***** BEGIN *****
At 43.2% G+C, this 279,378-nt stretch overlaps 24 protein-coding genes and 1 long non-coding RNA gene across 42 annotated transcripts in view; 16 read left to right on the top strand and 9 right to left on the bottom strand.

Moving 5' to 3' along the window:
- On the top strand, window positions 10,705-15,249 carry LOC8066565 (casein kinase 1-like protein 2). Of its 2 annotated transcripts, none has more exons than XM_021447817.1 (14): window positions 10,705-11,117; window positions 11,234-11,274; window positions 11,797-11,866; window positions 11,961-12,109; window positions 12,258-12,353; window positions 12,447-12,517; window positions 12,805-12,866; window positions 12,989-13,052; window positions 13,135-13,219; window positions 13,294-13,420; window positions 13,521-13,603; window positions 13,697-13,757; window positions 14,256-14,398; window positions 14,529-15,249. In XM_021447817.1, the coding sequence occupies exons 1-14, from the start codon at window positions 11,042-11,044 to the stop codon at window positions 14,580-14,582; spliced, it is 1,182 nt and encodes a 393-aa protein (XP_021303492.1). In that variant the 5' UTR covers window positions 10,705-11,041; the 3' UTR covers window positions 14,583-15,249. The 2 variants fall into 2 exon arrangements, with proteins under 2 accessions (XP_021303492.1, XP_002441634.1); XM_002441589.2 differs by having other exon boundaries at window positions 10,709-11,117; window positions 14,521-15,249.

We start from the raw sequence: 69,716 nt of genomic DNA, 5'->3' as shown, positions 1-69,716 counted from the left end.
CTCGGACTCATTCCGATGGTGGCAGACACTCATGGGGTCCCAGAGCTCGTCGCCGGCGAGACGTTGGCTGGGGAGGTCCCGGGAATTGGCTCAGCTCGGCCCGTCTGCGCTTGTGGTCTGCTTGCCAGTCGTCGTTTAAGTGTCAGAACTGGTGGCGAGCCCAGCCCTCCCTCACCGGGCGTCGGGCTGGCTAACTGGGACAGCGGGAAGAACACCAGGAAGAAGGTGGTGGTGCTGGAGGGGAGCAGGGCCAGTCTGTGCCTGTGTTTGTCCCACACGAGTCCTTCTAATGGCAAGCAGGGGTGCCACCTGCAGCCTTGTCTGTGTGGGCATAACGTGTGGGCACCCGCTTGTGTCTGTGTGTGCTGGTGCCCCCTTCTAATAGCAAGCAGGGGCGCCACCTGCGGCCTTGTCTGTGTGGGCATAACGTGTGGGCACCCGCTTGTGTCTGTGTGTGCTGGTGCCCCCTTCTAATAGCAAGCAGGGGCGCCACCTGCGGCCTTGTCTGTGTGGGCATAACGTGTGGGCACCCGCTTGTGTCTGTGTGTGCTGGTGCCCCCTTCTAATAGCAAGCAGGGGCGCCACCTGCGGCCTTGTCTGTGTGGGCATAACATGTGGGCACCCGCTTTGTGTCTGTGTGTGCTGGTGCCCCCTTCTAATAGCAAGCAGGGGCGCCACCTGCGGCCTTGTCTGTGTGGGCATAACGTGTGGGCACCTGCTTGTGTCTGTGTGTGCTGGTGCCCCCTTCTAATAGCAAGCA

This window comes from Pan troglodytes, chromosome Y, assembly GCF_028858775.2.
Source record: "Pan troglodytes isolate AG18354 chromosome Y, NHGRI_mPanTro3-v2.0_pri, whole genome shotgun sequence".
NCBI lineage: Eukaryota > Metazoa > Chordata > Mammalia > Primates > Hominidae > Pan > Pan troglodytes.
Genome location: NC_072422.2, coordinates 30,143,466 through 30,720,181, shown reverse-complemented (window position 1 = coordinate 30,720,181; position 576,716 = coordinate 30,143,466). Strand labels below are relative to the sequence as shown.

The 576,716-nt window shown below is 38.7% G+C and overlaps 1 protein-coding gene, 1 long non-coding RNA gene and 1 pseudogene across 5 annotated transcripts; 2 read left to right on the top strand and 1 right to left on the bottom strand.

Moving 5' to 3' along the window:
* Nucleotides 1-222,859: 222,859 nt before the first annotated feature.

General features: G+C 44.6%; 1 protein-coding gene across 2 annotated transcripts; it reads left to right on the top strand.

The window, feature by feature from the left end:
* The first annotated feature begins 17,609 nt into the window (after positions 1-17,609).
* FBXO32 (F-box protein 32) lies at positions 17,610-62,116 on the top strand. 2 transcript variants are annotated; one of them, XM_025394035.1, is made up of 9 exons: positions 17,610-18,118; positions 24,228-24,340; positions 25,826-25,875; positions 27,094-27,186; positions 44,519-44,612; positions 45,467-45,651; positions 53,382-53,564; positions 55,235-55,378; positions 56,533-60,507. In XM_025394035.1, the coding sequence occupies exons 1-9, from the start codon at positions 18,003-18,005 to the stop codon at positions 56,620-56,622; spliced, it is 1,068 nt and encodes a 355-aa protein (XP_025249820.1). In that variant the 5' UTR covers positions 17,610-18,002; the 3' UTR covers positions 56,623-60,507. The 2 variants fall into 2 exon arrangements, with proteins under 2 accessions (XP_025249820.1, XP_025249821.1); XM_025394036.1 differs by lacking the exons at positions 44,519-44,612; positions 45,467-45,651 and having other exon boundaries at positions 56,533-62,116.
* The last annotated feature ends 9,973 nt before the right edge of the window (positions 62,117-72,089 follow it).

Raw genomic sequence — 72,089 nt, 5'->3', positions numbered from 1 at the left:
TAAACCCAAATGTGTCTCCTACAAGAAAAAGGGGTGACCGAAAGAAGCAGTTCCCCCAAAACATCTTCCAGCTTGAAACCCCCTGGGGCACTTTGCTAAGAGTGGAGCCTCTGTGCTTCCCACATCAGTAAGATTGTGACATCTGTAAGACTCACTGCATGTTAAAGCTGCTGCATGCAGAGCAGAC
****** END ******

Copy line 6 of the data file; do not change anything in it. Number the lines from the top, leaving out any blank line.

This window comes from Pan troglodytes, chromosome Y, assembly GCF_028858775.2.